Sam Gagner signed a three-year extension ($4.8 million cap hit) with Edmonton minutes before his salary arbitration hearing was to start. (Getty Images)
Despite what the NHL has historically thought of the arbitration process, the three-year deal Sam Gagner signed with the Edmonton Oilers is a perfect example of how well it actually works.
And make no mistake; the prospect of going through arbitration was a pivotal factor in getting this deal done. Had there not been an arbitration avenue for Gagner to pursue, the two sides probably would have remained entrenched in their positions for most of the summer and this whole thing may very well have dragged on into training camp.
Instead, with the looming arbitration hearing, the two sides were forced to get a reasonable deal done. At three years and $14.4 million – with a cap hit of $4.8 million per season – with a limited no movement clause, everyone comes out looking very good in this one. And this is the way it’s supposed to function. Both sides get a deal that works and they avoid taking it out of their hands and putting it into the hands of an arbitrator.
The Gagner case was the first of the 21 players who filed for arbitration earlier this month in which briefs were submitted. It was believed Gagner was looking for somewhere in the neighborhood of $5.5 million per year, while the Oilers were offering $3.5 million. So Edmonton came a little higher than in the middle for a player coming off two pretty promising seasons. The risk for Gagner, who would have been an unrestricted free agent after next season, is that he might be a little underpaid if he has a big year. But the contract is only for three years and he gets the security of not being moved.
The NHL has wanted to kill arbitration at almost every turn over the years, claiming it is a major salary inflator. But actually, you’d think the owners would love having it as a tool. It’s the only process in the business whereby a player is guaranteed to neither be over nor underpaid. That’s because both sides are forced to be reasonable and if they aren’t, the arbitrator will be reasonable for them.
Because arbitration is based on comparables, in theory no player should be paid significantly more or less than others whose on-ice performance is the same. So as long as the teams don’t get silly in giving out big contracts to players who don’t deserve them, they should really have nothing to worry about.
And with the owners now having the option to take players to arbitration and walk away from deals that exceed a certain value, it seems they have almost every safeguard in place to make arbitration a worthy exercise. Yes, it can be confrontational and feelings can get hurt – when Mike Milbury was GM of the New York Islanders, he apparently made former goalie Tommy Salo cry during his hearing – but it gets results.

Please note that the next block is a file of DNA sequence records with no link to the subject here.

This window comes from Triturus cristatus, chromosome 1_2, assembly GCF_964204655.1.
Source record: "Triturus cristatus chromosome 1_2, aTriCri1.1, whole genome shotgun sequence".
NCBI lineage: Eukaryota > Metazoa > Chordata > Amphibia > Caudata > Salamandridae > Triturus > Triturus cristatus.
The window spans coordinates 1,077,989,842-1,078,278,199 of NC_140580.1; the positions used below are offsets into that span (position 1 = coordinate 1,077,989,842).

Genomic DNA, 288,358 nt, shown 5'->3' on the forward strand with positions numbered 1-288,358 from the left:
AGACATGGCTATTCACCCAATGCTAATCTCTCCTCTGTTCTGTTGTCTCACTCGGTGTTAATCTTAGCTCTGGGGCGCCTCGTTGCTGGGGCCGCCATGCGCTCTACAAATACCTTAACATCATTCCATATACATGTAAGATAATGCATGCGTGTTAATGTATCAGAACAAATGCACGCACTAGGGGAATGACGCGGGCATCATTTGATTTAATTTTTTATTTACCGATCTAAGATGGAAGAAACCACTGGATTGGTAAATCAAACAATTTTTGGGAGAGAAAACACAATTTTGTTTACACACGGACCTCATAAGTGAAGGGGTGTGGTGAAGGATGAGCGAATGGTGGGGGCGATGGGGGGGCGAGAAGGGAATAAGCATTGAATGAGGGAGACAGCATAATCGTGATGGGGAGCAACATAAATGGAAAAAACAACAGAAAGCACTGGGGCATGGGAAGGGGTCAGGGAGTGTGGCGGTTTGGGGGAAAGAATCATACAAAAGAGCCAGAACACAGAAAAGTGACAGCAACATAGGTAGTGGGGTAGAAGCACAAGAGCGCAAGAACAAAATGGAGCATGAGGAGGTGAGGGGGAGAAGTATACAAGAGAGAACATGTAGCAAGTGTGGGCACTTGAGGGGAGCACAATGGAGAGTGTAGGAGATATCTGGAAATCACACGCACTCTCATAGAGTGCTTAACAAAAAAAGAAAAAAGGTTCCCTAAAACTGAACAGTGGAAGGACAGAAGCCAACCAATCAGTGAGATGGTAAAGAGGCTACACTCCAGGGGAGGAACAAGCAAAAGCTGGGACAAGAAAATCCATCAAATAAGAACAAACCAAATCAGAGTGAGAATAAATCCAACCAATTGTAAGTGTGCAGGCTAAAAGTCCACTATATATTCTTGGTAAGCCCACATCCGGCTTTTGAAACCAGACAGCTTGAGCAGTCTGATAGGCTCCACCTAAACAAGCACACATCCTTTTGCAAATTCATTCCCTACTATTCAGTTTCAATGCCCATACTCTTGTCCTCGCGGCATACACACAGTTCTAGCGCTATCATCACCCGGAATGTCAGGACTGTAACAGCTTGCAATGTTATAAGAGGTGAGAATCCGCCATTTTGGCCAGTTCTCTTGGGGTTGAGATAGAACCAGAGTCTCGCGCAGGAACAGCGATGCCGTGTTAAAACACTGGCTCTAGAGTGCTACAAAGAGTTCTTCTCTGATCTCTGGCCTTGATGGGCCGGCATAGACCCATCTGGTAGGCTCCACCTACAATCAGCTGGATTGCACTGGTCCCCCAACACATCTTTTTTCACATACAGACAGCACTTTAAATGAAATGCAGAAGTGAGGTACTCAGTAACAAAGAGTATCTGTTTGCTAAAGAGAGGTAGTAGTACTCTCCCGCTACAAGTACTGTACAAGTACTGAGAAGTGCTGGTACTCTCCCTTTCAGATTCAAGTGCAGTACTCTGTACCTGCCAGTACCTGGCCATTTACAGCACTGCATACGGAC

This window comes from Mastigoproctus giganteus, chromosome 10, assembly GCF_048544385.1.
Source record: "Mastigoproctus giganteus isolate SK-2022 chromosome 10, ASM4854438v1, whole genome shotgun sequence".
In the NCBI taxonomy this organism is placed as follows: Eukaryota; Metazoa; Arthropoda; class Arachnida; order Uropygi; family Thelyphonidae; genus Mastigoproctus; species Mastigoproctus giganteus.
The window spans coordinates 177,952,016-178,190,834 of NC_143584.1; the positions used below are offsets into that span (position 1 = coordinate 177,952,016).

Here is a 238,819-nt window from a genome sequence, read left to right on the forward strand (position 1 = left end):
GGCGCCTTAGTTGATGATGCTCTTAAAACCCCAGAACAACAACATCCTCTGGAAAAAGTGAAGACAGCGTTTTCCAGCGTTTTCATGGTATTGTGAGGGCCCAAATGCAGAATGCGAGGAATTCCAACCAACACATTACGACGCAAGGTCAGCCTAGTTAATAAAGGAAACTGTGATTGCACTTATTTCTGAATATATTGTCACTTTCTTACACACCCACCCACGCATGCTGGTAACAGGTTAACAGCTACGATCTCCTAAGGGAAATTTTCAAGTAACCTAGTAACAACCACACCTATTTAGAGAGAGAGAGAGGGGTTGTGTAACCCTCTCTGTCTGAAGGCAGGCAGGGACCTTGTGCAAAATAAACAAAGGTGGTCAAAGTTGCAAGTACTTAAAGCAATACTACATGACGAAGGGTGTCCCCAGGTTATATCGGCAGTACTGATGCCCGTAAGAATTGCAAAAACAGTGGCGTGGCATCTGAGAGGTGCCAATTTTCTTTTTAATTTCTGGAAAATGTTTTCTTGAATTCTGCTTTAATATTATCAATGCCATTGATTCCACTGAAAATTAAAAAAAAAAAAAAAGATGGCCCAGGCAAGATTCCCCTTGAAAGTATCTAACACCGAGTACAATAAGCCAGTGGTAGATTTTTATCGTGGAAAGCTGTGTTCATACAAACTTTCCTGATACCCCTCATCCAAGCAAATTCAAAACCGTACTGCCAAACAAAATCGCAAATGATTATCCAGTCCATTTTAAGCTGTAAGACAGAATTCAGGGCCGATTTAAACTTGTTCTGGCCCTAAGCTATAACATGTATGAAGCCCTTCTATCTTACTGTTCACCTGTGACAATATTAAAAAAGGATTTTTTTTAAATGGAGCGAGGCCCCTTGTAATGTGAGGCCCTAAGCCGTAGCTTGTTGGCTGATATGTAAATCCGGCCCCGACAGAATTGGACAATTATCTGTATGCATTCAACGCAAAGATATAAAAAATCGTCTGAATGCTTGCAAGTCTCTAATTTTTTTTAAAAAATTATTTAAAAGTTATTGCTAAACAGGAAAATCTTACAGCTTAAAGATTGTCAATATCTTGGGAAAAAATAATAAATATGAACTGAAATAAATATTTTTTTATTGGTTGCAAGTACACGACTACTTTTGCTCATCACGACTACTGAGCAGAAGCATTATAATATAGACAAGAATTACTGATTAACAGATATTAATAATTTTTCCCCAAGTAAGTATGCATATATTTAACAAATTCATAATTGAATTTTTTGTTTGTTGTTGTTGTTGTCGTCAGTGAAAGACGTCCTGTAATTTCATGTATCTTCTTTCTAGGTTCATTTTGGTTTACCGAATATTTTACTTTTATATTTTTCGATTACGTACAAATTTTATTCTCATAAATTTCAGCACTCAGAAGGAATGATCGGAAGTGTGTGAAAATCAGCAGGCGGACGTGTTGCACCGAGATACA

So instead of shying away from arbitration, I wonder why the NHL doesn’t embrace it more readily. If I were the league, I would want to expand the scope of arbitration to include players coming off entry-level contracts as well as restricted free agents. As it stands now, players coming off their first contracts have no arbitration rights and are forced to either take the team’s offer on a second contract or sit out until a deal can be reached.
That’s exactly what Ryan O’Reilly of the Colorado Avalanche did last season. And we all know how that turned out. Had O’Reilly been able to take the Avs to arbitration or the Avs been able to take O’Reilly, it would have forced a contract on both parties and a young player who was at a crucial point in his development as an NHLer would have been on the ice where he belonged, instead of sitting and being poached by the Calgary Flames, whose offer was matched by the Avalanche.
Is arbitration perfect? Probably not. The Nashville Predators are probably paying Nick Spaling a little more than they’d like - $1.5 million on a one-year deal – because of the prospect of arbitration. But for the most part, the process has worked well for both sides.
And you can tell by the number of players who are actually going to arbitration these days. For example, 21 players filed for arbitration – while teams had zero filings this summer – and as of Monday morning, we were down to nine cases that were set to make it that far. It would be a surprise if any more than a handful of them actually went through the process.
It’s kind of strange, but the prospect of going to arbitration is what makes arbitration work. And that’s good for everyone.
Ken Campbell is the senior writer for The Hockey News and a regular contributor to THN.com with his column. To read more from Ken and THN's other stable of experts, subscribe to The Hockey News magazine. Follow Ken on Twitter at @THNKenCampbell.
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